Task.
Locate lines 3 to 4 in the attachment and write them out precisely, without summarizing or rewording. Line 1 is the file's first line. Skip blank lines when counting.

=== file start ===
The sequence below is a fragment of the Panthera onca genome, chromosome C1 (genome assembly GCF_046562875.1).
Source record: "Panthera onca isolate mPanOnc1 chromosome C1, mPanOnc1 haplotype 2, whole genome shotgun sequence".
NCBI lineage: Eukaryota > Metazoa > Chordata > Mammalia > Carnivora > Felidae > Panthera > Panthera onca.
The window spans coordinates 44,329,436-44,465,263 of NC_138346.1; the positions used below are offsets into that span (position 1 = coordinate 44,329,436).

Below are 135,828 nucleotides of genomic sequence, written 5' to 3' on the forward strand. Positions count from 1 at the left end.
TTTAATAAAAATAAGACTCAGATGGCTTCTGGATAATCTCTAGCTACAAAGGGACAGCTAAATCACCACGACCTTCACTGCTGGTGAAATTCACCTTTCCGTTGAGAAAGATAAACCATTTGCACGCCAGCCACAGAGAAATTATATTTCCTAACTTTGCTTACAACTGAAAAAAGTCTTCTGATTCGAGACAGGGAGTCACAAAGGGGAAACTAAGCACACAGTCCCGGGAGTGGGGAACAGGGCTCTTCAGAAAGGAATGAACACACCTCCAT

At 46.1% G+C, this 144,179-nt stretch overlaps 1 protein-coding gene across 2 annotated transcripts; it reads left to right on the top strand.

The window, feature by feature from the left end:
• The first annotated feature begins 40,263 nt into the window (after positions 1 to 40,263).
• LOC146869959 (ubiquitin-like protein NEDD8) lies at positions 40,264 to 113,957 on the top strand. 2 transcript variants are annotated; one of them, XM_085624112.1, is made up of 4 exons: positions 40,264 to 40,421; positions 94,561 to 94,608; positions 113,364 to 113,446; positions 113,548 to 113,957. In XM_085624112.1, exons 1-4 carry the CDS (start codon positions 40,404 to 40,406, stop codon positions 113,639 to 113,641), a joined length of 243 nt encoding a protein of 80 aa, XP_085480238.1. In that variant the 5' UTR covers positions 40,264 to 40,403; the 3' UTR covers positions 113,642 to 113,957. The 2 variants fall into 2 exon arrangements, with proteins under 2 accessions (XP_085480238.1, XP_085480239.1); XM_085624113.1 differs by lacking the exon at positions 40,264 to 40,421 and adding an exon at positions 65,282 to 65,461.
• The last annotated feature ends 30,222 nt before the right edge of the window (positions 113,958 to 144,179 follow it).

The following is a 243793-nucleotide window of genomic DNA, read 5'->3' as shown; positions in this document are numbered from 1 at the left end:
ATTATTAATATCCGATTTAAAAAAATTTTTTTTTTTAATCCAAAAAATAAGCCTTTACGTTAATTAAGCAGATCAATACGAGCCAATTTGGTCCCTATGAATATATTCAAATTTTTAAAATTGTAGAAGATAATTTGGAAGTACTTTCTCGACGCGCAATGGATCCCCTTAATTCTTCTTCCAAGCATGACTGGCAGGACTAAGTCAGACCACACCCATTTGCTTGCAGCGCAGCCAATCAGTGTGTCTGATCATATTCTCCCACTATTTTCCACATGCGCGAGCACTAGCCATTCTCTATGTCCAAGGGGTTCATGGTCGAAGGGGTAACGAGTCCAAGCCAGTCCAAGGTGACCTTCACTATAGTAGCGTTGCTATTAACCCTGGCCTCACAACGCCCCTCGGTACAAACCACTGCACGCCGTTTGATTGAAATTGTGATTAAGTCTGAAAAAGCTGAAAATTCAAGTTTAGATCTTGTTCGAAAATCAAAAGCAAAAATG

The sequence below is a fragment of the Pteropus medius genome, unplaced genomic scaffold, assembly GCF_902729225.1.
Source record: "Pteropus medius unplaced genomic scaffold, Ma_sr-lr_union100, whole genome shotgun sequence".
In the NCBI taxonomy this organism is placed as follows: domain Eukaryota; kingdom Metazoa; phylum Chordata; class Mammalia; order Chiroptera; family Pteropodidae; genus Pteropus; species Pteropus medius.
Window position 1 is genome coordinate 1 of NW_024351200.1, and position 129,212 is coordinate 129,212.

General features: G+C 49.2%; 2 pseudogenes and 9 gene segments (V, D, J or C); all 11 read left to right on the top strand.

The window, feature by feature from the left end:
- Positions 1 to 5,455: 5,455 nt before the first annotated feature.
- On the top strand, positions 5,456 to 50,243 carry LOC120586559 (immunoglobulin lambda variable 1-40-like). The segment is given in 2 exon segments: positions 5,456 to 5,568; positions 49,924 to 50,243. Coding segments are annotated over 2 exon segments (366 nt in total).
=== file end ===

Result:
NCBI lineage: Eukaryota > Metazoa > Chordata > Mammalia > Carnivora > Felidae > Panthera > Panthera onca.
The window spans coordinates 44,329,436-44,465,263 of NC_138346.1; the positions used below are offsets into that span (position 1 = coordinate 44,329,436).